As you might be able to see from the pictures, Philadelphia has a fairly industrial history. And the Schuylkill has seen boom times (like when the fish were thriving) and lean times (like when the fish all died).


And while it would be nice if everywhere in the US looked all pristine and flawless and all (Oregon, stop making all the other states look bad!), we still need industry, you guys. Like industry to revitalize the river that industry also ruined.


The good news is that fish are back in the Schuylkill now! We saw many of them jumping around, and they didn’t have two heads or shriveled gills or anything.[Just don't eat them.] Industry and progress!


So, the boat took us to Bartram’s Garden (and house). John Bartram was an 18th century Philadelphian, farmer, botanist, and failed Quaker. The Quakers kicked him out because of his alleged Deist beliefs. It was very scandalous, but I guess that’s what you get when you hang out with Benjamin Franklin too much.


John Bartram and his son traveled up and down the eastern seaboard of the US and into Canada, collecting plants and doing scientific stuff, while the ladies of the house stayed home doing cross stitch after cross stitch after cross stitch.


The Bartram garden and home have been preserved by the City of Philadelphia, and are available for your touring pleasure.


One plant in the garden is the Franklinia, named after John Bartram’s friend Frank Linia. Just kidding, it’s named after Benjamin Franklin just like EVERY landmark/bench/school/bridge/ building/museum in Philadelphia. Apparently there were zero other famous mentor and/or father figures in Philadelphia in the 18th century.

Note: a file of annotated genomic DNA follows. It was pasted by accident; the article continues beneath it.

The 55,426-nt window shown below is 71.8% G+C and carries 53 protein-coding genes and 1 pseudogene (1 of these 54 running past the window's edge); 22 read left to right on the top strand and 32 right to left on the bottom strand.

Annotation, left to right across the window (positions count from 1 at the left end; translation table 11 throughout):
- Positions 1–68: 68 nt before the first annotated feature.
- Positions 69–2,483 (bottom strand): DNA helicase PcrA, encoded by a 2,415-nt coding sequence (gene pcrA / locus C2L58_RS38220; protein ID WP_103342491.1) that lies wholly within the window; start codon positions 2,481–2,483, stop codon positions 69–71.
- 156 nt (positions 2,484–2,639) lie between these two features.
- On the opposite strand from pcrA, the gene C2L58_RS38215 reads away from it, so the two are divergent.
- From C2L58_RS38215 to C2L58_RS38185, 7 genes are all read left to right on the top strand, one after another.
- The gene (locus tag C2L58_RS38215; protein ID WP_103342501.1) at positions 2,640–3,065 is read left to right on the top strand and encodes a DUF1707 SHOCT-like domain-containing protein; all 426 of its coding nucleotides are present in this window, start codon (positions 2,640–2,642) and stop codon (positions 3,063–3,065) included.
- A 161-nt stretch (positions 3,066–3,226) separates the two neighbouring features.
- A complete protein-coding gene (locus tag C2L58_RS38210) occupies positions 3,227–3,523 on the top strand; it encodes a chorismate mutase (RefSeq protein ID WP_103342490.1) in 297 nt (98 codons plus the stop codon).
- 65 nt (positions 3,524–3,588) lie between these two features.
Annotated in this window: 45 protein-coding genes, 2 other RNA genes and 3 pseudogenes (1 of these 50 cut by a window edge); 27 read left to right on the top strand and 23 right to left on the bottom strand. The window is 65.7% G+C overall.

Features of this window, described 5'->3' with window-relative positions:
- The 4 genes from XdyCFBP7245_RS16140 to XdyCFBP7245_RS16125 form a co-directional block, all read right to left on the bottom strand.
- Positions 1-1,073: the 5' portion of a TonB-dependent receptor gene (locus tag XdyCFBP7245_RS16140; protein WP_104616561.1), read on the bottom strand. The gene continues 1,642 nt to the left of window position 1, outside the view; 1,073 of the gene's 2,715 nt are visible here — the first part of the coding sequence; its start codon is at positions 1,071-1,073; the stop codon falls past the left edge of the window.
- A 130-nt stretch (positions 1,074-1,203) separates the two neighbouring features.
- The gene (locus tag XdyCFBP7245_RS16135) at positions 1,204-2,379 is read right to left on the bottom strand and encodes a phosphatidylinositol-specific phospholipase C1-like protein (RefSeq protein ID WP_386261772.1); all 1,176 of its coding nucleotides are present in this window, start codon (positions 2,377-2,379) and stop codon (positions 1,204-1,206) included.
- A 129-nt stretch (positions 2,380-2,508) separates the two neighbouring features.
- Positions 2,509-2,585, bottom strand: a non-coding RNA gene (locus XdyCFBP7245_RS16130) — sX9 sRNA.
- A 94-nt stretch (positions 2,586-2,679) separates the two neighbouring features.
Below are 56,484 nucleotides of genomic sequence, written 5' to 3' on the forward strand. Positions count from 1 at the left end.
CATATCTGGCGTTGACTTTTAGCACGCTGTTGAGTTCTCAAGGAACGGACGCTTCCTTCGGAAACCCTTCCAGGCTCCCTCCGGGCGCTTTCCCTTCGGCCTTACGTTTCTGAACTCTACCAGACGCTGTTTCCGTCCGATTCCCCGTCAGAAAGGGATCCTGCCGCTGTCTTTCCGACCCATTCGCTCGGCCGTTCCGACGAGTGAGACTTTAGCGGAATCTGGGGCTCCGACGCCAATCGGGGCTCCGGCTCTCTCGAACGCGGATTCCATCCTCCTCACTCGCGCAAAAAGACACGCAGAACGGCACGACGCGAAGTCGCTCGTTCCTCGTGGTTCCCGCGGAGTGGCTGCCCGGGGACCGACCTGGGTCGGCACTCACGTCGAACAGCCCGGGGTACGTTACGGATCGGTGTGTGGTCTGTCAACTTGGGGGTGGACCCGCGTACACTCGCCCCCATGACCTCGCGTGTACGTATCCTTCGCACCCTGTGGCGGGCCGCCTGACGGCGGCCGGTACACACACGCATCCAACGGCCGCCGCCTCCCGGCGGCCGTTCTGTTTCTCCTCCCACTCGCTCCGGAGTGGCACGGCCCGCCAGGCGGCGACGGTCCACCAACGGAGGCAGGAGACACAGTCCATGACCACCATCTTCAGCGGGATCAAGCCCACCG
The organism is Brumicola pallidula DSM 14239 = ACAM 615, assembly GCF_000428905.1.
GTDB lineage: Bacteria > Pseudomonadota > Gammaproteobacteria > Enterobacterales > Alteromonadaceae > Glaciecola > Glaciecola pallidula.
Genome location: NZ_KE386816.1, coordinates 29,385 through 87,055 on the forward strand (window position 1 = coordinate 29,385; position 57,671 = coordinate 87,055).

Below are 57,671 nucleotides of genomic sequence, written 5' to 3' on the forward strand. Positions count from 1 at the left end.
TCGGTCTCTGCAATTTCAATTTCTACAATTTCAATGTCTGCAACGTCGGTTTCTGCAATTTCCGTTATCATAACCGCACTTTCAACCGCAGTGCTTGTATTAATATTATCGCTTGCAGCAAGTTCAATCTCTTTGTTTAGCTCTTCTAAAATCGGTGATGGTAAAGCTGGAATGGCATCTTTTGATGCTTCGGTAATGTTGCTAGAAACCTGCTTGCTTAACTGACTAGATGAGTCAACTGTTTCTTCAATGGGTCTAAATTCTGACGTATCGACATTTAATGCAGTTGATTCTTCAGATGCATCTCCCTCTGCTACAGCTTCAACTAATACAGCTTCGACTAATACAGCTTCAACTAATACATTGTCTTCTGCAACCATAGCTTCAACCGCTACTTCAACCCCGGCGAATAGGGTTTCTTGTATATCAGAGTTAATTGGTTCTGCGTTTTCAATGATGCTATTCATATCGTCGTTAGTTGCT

Anyway, Bartram and his son discovered the Franklinia, brought it home and planted it, and then it was never found again in the wild. It’s a botanical mystery just waiting to have a book written about it. If it were me, I would call it: “And Then There Were No Franklinia.” So now any Franklinia plants you see are likely related to the one in Bartram’s garden.


We wandered around the gardens for an hour or so, and then we had a tour of the Bartram residence. It began as a modest home, and Bartram added onto it as he grew richer and more insufferable. Actually, he was apparently a very nice man, or at least, that’s what the powerful Benjamin Franklin lobby wants you to believe.


This was all a great way to spend an afternoon. Word to the wise, though, it will make you sleepy. The boat ride was so relaxing, and then we just slow-walked around gardens and an old house. Slow-walking is guaranteed to make you sleepy, a fact I’m reminded of every time I step foot inside a museum and then immediately look for a place to sit and recoup my sapped energy. We went home and took naps.


In conclusion, this post was sponsored by Benjamin Franklin.

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Beer Gardens

Last year the Pennsylvania Horticultural Society opened a pop-up beer garden on Broad Street. We visit many times over the summer, sometimes with Lucille 3 in tow, and we had high hopes that they would open it up again this year. We also had other hopes, too, lest you think that all we do is sit around just wishing for another beer garden to pop-up.

Anyway, they didn’t reopen the garden on Broad Street (all those wasted high hopes!), but they did open a new one on Spruce Street, near Penn’s Landing. Beer gardens on barges are the new big thing.

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Then there’s the Independence Beer Garden (not affiliated with the PHS as far as I know), which sits catty-corner from Independence Hall. This one is more spacious, with more substantial food offerings than the Spruce Street garden, and it also has fire pits!